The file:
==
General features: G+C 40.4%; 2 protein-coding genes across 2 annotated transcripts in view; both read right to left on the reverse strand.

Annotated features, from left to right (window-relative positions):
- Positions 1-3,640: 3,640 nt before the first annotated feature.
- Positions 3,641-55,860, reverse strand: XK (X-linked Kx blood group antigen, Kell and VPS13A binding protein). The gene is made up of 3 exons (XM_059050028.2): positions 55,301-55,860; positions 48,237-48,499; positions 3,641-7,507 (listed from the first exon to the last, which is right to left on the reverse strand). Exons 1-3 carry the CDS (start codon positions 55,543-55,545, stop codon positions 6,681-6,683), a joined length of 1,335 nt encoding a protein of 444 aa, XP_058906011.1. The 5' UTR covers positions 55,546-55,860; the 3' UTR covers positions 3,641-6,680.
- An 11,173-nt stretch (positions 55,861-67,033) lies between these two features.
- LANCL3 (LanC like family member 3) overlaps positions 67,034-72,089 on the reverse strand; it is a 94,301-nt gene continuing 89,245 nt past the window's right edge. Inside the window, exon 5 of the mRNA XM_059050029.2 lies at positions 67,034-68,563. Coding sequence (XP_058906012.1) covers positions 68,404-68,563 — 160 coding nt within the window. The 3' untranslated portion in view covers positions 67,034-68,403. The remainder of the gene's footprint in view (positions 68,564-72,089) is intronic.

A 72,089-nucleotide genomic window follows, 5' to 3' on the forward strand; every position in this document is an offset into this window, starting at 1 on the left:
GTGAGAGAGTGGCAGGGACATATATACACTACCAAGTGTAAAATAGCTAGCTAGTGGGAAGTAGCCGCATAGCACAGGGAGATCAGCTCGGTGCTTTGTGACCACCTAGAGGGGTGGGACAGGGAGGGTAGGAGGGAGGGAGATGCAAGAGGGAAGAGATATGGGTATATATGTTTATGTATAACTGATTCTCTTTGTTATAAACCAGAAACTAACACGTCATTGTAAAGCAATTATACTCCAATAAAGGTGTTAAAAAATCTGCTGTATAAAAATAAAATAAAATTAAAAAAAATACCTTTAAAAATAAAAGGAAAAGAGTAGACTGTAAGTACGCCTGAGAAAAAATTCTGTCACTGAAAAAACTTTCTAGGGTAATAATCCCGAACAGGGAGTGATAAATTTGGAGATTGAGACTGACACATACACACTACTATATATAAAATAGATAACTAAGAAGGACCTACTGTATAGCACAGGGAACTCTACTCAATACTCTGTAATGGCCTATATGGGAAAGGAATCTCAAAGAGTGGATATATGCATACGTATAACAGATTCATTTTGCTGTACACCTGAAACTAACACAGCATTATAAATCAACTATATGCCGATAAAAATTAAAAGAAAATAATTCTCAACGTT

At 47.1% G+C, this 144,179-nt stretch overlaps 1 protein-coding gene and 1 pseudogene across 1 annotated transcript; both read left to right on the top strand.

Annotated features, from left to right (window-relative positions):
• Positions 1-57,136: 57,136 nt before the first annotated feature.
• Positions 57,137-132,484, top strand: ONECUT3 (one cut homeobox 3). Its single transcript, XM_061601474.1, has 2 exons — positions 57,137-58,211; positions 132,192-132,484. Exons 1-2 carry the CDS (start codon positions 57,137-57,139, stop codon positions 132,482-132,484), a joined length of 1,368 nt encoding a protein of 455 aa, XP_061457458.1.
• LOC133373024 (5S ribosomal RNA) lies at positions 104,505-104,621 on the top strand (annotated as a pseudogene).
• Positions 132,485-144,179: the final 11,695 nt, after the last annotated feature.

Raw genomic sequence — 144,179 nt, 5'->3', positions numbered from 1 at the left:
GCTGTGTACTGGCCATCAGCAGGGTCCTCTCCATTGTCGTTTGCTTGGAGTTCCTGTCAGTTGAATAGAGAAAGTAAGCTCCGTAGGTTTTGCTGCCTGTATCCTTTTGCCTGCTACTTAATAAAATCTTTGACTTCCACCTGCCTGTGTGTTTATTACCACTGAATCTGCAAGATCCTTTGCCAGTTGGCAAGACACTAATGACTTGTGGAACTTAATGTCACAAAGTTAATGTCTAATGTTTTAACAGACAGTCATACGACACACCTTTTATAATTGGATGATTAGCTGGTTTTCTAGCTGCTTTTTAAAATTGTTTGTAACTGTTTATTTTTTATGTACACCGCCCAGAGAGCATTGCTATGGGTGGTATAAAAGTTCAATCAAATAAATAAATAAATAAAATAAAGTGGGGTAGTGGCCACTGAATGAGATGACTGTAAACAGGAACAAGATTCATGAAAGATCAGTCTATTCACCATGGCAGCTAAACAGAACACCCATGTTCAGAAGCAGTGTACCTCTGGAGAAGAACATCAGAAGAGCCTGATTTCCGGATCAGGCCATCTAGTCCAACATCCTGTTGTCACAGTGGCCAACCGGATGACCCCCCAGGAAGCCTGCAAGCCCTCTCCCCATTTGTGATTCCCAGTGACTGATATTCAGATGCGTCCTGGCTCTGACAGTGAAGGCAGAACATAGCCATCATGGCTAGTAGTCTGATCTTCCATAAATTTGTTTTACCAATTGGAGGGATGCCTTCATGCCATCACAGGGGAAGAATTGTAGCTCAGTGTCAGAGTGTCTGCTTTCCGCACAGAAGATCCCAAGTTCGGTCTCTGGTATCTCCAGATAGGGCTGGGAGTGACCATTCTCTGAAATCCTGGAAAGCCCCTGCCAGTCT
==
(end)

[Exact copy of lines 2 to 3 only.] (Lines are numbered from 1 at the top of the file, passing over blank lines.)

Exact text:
Annotated features, from left to right (window-relative positions):
- Positions 1-3,640: 3,640 nt before the first annotated feature.